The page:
With another controversy arising from the Supercheap Auto Bathurst 1000, Speedcafe.com wants to know if you think Scott McLaughlin’s and Alexandre Premat’s win has been tarnished, in this week’s Pirtek Poll.
Stewards announced in the hours before yesterday’s Penrite Oil Sandown 500 that the #17 Shell V-Power Racing Team entry had been driven in Armor All Qualifying and the Top 10 Shootout at Mount Panorama with an engine which breached regulations regarding maximum valve lift.
That same car went on to win the Great Race with a different engine and while McLaughlin/Premat keep that victory, they were relegated to the rear of the starting grid for the Sandown enduro.
Essentially, the issue is whether or not an error from DJR Team Penske and/or a supplier, which did not yield a performance advantage but did break the rules, should be considered a taint on the stellar performance behind the wheel from McLaughlin and also his French co-driver.
Celebrations were muted when McLaughlin provisionally won the Virgin Australia Supercars Championship at Sandown, having needed to only finish the 161-lapper in Melbourne to do so, although the New Zealander insists he is still proud of his accomplishments in 2019.
However, there can be no doubt that the drama has stirred up more negative feelings in several quarters.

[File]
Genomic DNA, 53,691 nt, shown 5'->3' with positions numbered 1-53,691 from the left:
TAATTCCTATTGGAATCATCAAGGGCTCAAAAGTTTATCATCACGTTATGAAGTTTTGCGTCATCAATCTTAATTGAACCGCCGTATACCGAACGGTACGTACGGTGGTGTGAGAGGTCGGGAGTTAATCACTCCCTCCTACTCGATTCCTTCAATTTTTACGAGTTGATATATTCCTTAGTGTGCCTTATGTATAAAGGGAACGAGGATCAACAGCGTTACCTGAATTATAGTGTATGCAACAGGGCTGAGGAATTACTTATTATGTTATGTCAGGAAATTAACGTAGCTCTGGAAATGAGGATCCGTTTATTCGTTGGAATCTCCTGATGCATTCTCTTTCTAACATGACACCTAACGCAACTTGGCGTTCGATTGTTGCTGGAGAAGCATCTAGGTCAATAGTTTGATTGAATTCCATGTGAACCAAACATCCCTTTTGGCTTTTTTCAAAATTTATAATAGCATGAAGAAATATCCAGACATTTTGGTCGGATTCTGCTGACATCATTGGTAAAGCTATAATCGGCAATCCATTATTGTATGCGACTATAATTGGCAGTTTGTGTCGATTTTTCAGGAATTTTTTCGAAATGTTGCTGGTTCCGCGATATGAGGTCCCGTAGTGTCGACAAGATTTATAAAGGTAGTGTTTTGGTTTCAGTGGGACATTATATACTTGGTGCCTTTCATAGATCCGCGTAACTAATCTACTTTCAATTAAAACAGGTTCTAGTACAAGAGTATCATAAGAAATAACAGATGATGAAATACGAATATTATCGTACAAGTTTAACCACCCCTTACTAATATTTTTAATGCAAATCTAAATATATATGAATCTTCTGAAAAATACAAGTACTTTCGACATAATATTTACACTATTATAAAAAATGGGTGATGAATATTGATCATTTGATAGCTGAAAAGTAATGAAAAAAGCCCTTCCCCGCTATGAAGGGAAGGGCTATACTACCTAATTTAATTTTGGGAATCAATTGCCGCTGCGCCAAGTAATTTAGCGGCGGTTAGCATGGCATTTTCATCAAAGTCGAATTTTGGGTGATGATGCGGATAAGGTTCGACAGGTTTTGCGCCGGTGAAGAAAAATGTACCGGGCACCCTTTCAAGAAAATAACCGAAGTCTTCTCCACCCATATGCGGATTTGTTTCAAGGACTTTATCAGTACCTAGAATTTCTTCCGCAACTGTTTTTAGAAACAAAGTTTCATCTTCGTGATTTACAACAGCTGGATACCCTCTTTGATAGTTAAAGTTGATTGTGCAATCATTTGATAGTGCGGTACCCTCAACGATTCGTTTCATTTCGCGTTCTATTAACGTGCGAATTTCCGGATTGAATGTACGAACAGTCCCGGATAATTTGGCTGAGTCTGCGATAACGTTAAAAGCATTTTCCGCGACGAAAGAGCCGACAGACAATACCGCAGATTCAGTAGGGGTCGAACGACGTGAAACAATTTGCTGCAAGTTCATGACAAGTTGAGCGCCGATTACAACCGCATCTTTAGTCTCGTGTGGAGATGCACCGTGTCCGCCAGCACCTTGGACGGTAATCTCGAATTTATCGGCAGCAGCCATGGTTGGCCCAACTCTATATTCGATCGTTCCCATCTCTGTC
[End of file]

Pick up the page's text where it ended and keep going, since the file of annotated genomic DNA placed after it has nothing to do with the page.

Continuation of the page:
This year’s Bathurst 1000 was already a highly controversial one after DJRTP was issued a record fine and the maximum teams’ championship points penalty for a breach of the FIA International Sporting Code due to Fabian Coulthard’s slowdown under Safety Car in its sister #12 entry.
Interestingly, Walkinshaw also asserted in the same television interview that the situation is “not good for DJR Team Penske”.
Based on the facts which have been released by stewards, it is logical to conclude that McLaughlin would probably have qualified on pole with a legal engine anyway.
The stewards summary states that there is no “evidence from which we could conclude that Car #17 did benefit from a performance advantage by reason of the breach.”
Stewards also found “no evidence from which we could conclude the breach was deliberate or known,” and the engine was in fact changed on the Saturday night of Bathurst because it was defective.
However, Car #17 has been disqualified from Qualifying and the Top 10 Shootout at Mount Panorama as a result of that breach.
It is therefore an inescapable fact that the car started the Bathurst 1000 from a grid position which it was technically not entitled to start from, and went on to win that race.
What do you think? Has McLaughlin’s and Premat’s Supercheap Auto Bathurst 1000 win been tarnished? Cast your vote in this week’s Pirtek Poll.